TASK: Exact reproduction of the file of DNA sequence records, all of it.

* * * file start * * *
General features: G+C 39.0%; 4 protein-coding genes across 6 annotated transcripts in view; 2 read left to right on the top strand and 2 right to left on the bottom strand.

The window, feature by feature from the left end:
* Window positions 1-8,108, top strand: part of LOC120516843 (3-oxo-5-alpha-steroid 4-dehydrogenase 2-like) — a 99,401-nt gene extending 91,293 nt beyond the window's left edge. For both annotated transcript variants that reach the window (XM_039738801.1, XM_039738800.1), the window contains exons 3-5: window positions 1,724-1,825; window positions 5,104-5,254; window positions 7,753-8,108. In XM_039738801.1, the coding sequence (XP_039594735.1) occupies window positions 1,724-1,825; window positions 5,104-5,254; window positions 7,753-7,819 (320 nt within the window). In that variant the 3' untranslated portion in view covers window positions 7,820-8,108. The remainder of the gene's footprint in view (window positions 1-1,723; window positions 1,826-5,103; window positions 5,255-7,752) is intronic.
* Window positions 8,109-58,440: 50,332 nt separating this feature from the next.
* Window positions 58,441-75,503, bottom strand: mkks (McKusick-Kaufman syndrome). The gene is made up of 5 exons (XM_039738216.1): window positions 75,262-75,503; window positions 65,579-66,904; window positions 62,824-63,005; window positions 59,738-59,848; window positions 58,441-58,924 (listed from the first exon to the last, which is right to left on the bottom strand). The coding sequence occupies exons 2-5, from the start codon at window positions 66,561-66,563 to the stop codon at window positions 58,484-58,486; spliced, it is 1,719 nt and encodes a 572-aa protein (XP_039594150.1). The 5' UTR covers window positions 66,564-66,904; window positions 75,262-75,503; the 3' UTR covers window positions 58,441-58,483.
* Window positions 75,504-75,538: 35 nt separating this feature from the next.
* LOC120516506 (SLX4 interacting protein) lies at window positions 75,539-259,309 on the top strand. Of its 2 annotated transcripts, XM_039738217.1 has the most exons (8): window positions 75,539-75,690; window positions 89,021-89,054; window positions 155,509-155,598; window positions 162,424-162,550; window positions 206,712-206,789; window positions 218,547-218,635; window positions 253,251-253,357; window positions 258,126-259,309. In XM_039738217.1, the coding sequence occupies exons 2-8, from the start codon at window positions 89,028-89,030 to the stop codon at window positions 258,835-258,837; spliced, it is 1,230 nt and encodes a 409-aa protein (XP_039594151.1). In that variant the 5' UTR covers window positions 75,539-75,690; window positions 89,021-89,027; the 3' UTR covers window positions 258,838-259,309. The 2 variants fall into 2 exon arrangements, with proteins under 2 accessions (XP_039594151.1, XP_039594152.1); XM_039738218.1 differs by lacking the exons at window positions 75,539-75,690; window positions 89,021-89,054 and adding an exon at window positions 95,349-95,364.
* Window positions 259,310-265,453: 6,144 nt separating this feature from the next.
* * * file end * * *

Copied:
General features: G+C 39.0%; 4 protein-coding genes across 6 annotated transcripts in view; 2 read left to right on the top strand and 2 right to left on the bottom strand.

The window, feature by feature from the left end:
* Window positions 1-8,108, top strand: part of LOC120516843 (3-oxo-5-alpha-steroid 4-dehydrogenase 2-like) — a 99,401-nt gene extending 91,293 nt beyond the window's left edge. For both annotated transcript variants that reach the window (XM_039738801.1, XM_039738800.1), the window contains exons 3-5: window positions 1,724-1,825; window positions 5,104-5,254; window positions 7,753-8,108. In XM_039738801.1, the coding sequence (XP_039594735.1) occupies window positions 1,724-1,825; window positions 5,104-5,254; window positions 7,753-7,819 (320 nt within the window). In that variant the 3' untranslated portion in view covers window positions 7,820-8,108. The remainder of the gene's footprint in view (window positions 1-1,723; window positions 1,826-5,103; window positions 5,255-7,752) is intronic.
* Window positions 8,109-58,440: 50,332 nt separating this feature from the next.
* Window positions 58,441-75,503, bottom strand: mkks (McKusick-Kaufman syndrome). The gene is made up of 5 exons (XM_039738216.1): window positions 75,262-75,503; window positions 65,579-66,904; window positions 62,824-63,005; window positions 59,738-59,848; window positions 58,441-58,924 (listed from the first exon to the last, which is right to left on the bottom strand). The coding sequence occupies exons 2-5, from the start codon at window positions 66,561-66,563 to the stop codon at window positions 58,484-58,486; spliced, it is 1,719 nt and encodes a 572-aa protein (XP_039594150.1). The 5' UTR covers window positions 66,564-66,904; window positions 75,262-75,503; the 3' UTR covers window positions 58,441-58,483.
* Window positions 75,504-75,538: 35 nt separating this feature from the next.
* LOC120516506 (SLX4 interacting protein) lies at window positions 75,539-259,309 on the top strand. Of its 2 annotated transcripts, XM_039738217.1 has the most exons (8): window positions 75,539-75,690; window positions 89,021-89,054; window positions 155,509-155,598; window positions 162,424-162,550; window positions 206,712-206,789; window positions 218,547-218,635; window positions 253,251-253,357; window positions 258,126-259,309. In XM_039738217.1, the coding sequence occupies exons 2-8, from the start codon at window positions 89,028-89,030 to the stop codon at window positions 258,835-258,837; spliced, it is 1,230 nt and encodes a 409-aa protein (XP_039594151.1). In that variant the 5' UTR covers window positions 75,539-75,690; window positions 89,021-89,027; the 3' UTR covers window positions 258,838-259,309. The 2 variants fall into 2 exon arrangements, with proteins under 2 accessions (XP_039594151.1, XP_039594152.1); XM_039738218.1 differs by lacking the exons at window positions 75,539-75,690; window positions 89,021-89,054 and adding an exon at window positions 95,349-95,364.
* Window positions 259,310-265,453: 6,144 nt separating this feature from the next.